Generative word alignment models, such as IBM Models, are restricted to one-to-many alignment, and cannot explicitly represent many-to-many relationships in bilingual texts. The problem is partially solved either by introducing heuristics or by agreement constraints such that two directional word alignments agree with each other. However, this constraint cannot take into account the grammatical difference of language pairs. In particular, function words are not trivial to align for grammatically different language pairs, such as Japanese and English. In this paper, we focus on the posterior regularization framework (Ganchev, Graca, Gillenwater, and Taskar 2010) that can force two directional word alignment models to agree with each other during training, and propose new constraints that can take into account the difference between function words and content words. We discriminate a function word and a content word using word frequency in the same way as done by Setiawan, Kan, andLi (2007). Experimental results show that our proposed constraints achieved better alignment qualities on the French-English Hansard task and the Japanese-English Kyoto free translation task (KFTT) measured by AER and F-measure. In translation evaluations, we achieved statistically significant gains in BLEU scores in the Japanese-English NTCIR10 task and Spanish-English WMT06 task.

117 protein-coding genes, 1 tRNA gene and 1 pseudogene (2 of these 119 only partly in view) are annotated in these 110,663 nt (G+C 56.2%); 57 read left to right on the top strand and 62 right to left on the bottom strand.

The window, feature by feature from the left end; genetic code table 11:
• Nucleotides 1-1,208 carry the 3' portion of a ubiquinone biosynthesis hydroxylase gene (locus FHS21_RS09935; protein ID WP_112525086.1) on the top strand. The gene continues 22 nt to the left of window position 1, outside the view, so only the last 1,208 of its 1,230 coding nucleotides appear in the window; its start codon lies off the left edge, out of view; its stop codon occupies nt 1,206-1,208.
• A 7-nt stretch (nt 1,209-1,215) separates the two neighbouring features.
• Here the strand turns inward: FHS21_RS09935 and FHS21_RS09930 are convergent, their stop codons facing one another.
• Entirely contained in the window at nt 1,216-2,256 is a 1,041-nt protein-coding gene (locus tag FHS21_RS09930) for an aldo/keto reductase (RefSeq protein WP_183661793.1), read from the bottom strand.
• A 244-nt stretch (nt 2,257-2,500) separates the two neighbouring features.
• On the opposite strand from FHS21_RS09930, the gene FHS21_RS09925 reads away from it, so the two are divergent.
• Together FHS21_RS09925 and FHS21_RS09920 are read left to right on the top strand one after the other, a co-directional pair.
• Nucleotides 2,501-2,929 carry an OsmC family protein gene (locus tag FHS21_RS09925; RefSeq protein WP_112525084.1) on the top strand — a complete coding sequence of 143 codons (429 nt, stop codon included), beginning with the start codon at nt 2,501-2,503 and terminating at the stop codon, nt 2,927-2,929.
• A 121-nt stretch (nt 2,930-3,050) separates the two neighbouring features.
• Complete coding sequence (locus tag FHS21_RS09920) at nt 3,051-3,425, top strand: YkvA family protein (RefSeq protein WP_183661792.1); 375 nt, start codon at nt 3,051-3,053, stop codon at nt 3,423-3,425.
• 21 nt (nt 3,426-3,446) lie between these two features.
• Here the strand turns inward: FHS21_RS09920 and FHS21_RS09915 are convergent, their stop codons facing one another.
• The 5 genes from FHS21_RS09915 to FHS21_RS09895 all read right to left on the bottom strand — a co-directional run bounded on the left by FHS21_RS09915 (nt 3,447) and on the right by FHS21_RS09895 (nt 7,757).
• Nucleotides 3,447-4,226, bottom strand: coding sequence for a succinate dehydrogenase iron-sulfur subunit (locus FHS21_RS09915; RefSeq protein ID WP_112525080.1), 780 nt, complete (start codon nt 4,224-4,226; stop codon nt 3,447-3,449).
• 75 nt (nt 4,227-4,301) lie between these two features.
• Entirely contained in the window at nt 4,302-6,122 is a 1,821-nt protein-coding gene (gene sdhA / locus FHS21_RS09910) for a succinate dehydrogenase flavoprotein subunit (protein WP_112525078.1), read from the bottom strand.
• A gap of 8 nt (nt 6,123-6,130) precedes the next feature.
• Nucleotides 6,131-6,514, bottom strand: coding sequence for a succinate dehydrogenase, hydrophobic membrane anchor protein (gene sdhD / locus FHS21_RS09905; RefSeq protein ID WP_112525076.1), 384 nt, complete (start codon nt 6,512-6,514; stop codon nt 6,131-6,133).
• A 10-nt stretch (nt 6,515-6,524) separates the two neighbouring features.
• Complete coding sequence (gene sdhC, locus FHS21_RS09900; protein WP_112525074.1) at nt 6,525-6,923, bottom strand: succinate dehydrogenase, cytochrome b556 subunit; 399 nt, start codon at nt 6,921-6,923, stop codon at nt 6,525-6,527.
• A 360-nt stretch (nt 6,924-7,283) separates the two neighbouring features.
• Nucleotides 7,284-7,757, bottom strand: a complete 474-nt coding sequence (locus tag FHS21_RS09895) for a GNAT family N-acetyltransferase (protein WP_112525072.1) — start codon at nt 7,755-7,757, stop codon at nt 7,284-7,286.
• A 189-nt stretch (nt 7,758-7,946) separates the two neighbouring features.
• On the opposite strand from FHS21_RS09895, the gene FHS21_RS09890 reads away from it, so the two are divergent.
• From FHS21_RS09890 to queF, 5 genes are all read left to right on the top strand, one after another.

In syntax-based machine translation, it is known that the accuracy of parsing greatly affects the translation accuracy. Self-training, which uses parser output as training data, is one method to improve the parser accuracy. However, because automatically generated parse trees often include errors, these parse trees do not always contribute to improving accuracy. In this paper, we propose a method for removing noisy incorrect parse trees from the training data to improve the effect of self-training by using automatic evaluation metrics of translations. Specifically, we perform syntax-based machine translation using n-best parse trees, then we re-scoring parse trees based on the automatic evaluation score of translations. By using the parse trees that have higher score among the candidates for self-training, we can improve parsing and machine translation accuracy by using parallel corpora that are not annotated syntax structure. In experiments, using higher score parse trees for self-training, we found that our self-trained parsers significantly improve a state-of-the-art syntax-based machine translation system in two language pairs, and self-trained parsers significantly improve the accuracy of the parsing itself.